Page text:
William Dietrich is a NY Times bestselling author and Pulitzer-winning journalist. He has written fifteen books, including historical thrillers that have sold into thirty-one languages, and prize-winning Northwest environmental texts. ScienceThrillers is delighted to share this exclusive guest post by the writer, in which he discusses the use of science–especially historical science and technology–in his series of Ethan Gage adventure novels.
Guest post by William Dietrich
Author of The Barbed Crown
Ethan Gage is a scientific adventurer who has never met a scientist.
That’s because the word “scientist” wasn’t coined until 1834 by Rev. William Whevell, and Gage is a thriller swashbuckler from Napoleonic days, more than three decades earlier.
He works with “savants” aplenty, however. He is a wayward protégé of Benjamin Franklin, and describes himself as an “electrician,” an exotic title in 1798 when the book series opens. A regular theme of these six historical thrillers is the use of science from Ethan’s research and inventor allies to thwart the villains.
The books don’t just recount the political and military history of the Napoleonic era, they also give a glimpse of the dawn of the scientific and industrial revolutions that created our modern world. From real-life submarines to early experiments with street lighting, the shock of the new combines with the mystery of the ancient to give the tales depth.
Napoleon’s Pyramids, first in the series, involves not only secrets of the Great Pyramid, but the birth of Egyptology that followed Bonaparte’s invasion. The raffish hero is thrown in with chemist Claude-Louis Berthollet, mathematician Gaspard Monge, geologist Deodat Dolomieu, zoologist Etienne Saint-Hilaire, balloonist Nicholas-Jacques Conte, and geographer Edme Jomard, to name just some.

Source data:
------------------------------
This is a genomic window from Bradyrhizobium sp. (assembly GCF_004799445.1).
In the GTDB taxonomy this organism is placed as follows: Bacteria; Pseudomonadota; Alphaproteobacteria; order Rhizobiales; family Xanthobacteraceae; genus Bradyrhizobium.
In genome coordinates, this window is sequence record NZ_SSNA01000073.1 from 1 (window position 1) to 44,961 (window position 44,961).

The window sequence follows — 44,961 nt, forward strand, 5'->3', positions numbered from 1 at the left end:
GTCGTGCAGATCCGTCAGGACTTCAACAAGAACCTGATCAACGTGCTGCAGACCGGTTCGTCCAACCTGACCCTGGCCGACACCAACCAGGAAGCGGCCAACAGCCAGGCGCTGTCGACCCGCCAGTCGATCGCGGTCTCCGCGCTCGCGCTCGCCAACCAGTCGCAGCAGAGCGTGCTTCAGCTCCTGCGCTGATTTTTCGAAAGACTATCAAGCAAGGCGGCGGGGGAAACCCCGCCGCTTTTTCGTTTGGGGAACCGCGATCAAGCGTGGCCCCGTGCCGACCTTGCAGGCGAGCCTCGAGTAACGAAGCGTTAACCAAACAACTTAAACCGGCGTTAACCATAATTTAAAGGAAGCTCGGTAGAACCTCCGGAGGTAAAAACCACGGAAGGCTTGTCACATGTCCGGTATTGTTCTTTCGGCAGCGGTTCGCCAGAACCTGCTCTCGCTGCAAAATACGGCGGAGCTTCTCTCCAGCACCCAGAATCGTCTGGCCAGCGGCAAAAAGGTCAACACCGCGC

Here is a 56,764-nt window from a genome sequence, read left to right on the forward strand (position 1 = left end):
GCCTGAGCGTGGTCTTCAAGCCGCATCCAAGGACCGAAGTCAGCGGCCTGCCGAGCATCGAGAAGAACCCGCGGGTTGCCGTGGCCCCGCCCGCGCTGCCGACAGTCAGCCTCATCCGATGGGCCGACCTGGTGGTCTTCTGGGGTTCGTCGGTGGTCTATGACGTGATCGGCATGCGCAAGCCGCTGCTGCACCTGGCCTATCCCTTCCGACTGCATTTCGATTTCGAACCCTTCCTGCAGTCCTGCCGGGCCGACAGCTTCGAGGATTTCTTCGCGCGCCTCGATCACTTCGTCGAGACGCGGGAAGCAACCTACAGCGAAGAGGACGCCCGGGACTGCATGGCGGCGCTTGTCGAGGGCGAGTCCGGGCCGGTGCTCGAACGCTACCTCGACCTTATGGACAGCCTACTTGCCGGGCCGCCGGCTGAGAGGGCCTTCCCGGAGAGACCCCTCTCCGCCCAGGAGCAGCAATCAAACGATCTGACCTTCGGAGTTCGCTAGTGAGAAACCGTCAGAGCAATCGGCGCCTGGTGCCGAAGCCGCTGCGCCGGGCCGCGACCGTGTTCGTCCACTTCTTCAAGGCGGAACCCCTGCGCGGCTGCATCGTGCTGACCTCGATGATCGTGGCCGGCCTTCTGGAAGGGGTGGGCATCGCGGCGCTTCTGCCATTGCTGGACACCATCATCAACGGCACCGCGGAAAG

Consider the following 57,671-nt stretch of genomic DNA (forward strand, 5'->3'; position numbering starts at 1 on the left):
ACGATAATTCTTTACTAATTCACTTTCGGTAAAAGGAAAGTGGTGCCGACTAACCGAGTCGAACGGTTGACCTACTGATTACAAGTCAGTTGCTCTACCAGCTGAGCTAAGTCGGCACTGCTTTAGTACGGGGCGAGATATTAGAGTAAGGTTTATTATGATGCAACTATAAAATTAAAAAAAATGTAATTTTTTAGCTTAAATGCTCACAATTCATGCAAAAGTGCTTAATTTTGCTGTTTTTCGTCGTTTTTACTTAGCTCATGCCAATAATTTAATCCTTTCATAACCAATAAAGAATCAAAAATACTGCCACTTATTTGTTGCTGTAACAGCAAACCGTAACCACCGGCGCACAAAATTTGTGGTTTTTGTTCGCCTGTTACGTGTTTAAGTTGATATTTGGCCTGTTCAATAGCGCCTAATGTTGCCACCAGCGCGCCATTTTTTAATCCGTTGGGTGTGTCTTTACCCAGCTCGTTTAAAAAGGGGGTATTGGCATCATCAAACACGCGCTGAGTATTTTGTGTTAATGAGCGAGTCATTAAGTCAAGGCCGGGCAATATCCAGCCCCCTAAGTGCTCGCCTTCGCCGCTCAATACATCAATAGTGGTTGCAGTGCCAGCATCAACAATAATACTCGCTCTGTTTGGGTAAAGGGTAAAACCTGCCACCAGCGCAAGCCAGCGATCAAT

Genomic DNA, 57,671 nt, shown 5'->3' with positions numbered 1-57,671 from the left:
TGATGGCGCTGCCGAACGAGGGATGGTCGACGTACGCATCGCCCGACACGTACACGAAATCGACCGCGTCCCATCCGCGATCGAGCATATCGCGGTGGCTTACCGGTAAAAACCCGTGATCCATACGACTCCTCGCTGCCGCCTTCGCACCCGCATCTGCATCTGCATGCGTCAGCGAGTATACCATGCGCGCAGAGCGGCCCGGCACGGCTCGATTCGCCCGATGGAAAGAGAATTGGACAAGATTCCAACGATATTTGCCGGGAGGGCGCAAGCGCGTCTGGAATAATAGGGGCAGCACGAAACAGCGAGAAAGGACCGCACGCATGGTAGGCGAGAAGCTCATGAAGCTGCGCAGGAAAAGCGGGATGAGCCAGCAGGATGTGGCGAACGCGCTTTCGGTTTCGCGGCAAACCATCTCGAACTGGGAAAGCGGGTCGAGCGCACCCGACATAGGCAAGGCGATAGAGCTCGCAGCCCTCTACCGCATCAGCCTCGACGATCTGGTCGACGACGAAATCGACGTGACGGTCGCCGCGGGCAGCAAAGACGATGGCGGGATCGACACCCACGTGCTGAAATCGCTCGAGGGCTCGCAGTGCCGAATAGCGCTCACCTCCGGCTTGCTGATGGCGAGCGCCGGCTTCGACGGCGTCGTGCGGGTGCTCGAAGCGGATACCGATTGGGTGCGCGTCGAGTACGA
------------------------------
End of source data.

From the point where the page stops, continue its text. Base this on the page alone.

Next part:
Many of these savants accompanied Napoleon’s conquest, and all play a role in Ethan’s puzzle-cracking and derring-do.
Franklin’s primitive batteries decide a duel in The Rosetta Key, Midwest archeology is central to The Dakota Cipher, Robert Fulton’s revolutionary 1799 submarine Nautilus plays a key role in The Barbary Pirates, and Ethan’s comrades in arms in that book are pioneering geologist William “Strata” Smith and early evolutionary speculator Georges Cuvier.
In The Emerald Storm, real-life British aeronaut George Cayley plays a critical role with his glider, while Ethan experiments with balloonist Jean-Charles Thilorier in The Barbed Crown. That derring-do includes Fulton’s early Parisian steamboat, which predated the Hudson River version, and William Congreve’s military rockets.
I first became intrigued by the history of science as a science journalist at The Seattle Times. Giving real-life savants an adventure role has been great fun. Some of my novels with more modern settings use regular science thriller themes such as bioterrorism (Ice Reich) or particle physics (Blood of the Reich) as the threat. The Napoleonic ones combine early research with ancient artifacts, from the Book of Thoth to the Mirror of Archimedes.
The challenge is to be accurate and plausible while taking some biographical liberties. George Cuvier didn’t really maneuver a submarine in a pirate harbor, but he does make interesting speculative company for my hero.
I also try to police the books for out-of-place anachronisms, keeping them true to their times. But a confession? I’ve let “scientist” creep into the tales here and there to help orient my 21st Century readers. “Savant” can only go so far.